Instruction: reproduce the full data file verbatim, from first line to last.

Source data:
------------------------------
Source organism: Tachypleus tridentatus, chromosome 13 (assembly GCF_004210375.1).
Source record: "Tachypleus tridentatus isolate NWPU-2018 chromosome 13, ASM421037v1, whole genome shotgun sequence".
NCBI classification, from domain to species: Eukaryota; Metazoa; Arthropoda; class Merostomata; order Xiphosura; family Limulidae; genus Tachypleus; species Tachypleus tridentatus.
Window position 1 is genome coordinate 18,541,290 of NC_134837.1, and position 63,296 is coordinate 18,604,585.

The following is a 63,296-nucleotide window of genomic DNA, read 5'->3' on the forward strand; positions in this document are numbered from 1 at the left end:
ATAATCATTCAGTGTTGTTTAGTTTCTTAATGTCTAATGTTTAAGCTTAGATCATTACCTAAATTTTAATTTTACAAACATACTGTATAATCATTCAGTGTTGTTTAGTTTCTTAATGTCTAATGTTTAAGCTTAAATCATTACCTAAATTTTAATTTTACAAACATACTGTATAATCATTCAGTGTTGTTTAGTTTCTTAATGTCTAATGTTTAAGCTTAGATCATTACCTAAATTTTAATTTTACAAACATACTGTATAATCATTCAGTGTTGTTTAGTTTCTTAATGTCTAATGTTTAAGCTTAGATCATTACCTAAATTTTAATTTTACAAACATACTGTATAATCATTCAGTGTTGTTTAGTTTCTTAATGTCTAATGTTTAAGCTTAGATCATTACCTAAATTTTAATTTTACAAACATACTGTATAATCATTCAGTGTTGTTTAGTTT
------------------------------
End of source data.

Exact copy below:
Source organism: Tachypleus tridentatus, chromosome 13 (assembly GCF_004210375.1).
Source record: "Tachypleus tridentatus isolate NWPU-2018 chromosome 13, ASM421037v1, whole genome shotgun sequence".
NCBI classification, from domain to species: Eukaryota; Metazoa; Arthropoda; class Merostomata; order Xiphosura; family Limulidae; genus Tachypleus; species Tachypleus tridentatus.
Window position 1 is genome coordinate 18,541,290 of NC_134837.1, and position 63,296 is coordinate 18,604,585.

The following is a 63,296-nucleotide window of genomic DNA, read 5'->3' on the forward strand; positions in this document are numbered from 1 at the left end:
ATAATCATTCAGTGTTGTTTAGTTTCTTAATGTCTAATGTTTAAGCTTAGATCATTACCTAAATTTTAATTTTACAAACATACTGTATAATCATTCAGTGTTGTTTAGTTTCTTAATGTCTAATGTTTAAGCTTAAATCATTACCTAAATTTTAATTTTACAAACATACTGTATAATCATTCAGTGTTGTTTAGTTTCTTAATGTCTAATGTTTAAGCTTAGATCATTACCTAAATTTTAATTTTACAAACATACTGTATAATCATTCAGTGTTGTTTAGTTTCTTAATGTCTAATGTTTAAGCTTAGATCATTACCTAAATTTTAATTTTACAAACATACTGTATAATCATTCAGTGTTGTTTAGTTTCTTAATGTCTAATGTTTAAGCTTAGATCATTACCTAAATTTTAATTTTACAAACATACTGTATAATCATTCAGTGTTGTTTAGTTT